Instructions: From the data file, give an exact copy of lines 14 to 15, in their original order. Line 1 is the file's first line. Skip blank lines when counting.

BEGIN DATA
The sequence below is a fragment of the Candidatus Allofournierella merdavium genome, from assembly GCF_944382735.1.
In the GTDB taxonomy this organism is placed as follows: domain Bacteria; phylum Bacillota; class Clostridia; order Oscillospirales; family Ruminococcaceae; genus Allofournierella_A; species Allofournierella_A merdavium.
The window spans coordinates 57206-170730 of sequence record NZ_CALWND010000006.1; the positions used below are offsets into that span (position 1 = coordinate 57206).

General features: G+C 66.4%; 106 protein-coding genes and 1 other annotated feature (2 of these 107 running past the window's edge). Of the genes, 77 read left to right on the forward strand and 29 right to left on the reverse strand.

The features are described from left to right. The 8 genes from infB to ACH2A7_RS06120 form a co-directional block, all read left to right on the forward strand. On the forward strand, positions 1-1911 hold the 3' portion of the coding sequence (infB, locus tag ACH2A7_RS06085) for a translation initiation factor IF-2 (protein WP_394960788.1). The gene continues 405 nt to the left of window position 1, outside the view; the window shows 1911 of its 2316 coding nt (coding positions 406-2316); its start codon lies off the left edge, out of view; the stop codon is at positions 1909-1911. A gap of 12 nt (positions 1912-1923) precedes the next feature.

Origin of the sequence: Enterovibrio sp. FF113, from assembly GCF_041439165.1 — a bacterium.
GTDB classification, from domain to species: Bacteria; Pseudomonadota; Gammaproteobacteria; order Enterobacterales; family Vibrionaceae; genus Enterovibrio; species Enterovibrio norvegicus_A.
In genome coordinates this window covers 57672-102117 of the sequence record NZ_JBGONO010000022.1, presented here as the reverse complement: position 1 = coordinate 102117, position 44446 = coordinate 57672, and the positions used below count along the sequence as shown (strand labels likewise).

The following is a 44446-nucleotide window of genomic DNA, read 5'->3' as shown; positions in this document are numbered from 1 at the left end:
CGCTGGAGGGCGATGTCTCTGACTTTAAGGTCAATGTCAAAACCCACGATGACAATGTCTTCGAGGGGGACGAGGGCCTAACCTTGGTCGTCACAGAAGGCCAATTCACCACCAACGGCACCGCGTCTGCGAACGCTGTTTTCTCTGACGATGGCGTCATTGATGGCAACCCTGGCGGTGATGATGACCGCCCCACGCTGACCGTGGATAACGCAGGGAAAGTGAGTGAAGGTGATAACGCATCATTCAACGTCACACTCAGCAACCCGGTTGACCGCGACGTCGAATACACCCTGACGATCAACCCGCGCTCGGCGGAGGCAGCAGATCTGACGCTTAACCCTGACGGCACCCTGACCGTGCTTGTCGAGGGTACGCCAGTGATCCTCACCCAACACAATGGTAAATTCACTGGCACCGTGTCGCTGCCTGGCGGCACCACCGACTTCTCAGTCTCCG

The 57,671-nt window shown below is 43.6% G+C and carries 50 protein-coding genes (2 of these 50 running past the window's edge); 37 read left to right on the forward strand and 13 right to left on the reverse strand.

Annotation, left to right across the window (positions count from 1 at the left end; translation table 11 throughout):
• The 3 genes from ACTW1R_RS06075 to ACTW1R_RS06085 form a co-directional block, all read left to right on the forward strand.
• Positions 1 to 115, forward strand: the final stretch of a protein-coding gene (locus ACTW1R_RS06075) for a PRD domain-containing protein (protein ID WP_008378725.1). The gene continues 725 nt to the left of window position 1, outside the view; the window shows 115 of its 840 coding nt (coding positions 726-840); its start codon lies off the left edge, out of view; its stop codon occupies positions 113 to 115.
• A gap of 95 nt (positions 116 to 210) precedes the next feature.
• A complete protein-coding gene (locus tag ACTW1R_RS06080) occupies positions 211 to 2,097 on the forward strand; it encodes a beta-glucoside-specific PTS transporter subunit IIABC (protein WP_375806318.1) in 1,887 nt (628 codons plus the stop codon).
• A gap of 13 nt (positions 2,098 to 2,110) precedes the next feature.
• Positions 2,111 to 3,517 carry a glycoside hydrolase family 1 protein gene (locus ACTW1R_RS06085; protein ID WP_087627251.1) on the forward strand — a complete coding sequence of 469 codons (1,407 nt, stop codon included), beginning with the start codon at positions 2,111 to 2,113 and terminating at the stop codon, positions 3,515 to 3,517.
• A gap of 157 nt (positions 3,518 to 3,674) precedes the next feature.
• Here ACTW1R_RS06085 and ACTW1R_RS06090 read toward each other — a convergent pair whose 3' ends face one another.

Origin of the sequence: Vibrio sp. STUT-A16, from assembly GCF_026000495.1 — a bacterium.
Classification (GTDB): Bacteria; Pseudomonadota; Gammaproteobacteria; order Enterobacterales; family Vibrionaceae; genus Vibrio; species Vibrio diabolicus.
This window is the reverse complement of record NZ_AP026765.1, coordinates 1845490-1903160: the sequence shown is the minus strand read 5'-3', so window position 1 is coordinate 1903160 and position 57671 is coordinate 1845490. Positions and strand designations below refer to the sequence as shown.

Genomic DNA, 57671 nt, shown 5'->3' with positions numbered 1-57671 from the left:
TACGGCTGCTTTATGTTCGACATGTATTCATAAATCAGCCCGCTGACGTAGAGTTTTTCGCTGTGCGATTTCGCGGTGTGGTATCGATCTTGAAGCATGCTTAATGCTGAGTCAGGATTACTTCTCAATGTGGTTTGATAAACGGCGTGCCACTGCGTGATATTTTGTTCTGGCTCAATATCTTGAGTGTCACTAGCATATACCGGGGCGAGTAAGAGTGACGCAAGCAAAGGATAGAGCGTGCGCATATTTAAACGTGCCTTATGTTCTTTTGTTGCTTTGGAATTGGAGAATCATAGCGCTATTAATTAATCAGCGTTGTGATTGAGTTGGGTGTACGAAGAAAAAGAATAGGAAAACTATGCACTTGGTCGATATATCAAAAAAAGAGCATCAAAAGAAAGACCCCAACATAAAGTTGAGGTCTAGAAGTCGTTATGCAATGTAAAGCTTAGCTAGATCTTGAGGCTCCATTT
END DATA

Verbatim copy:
• Positions 1 to 115, forward strand: the final stretch of a protein-coding gene (locus ACTW1R_RS06075) for a PRD domain-containing protein (protein ID WP_008378725.1). The gene continues 725 nt to the left of window position 1, outside the view; the window shows 115 of its 840 coding nt (coding positions 726-840); its start codon lies off the left edge, out of view; its stop codon occupies positions 113 to 115.
• A gap of 95 nt (positions 116 to 210) precedes the next feature.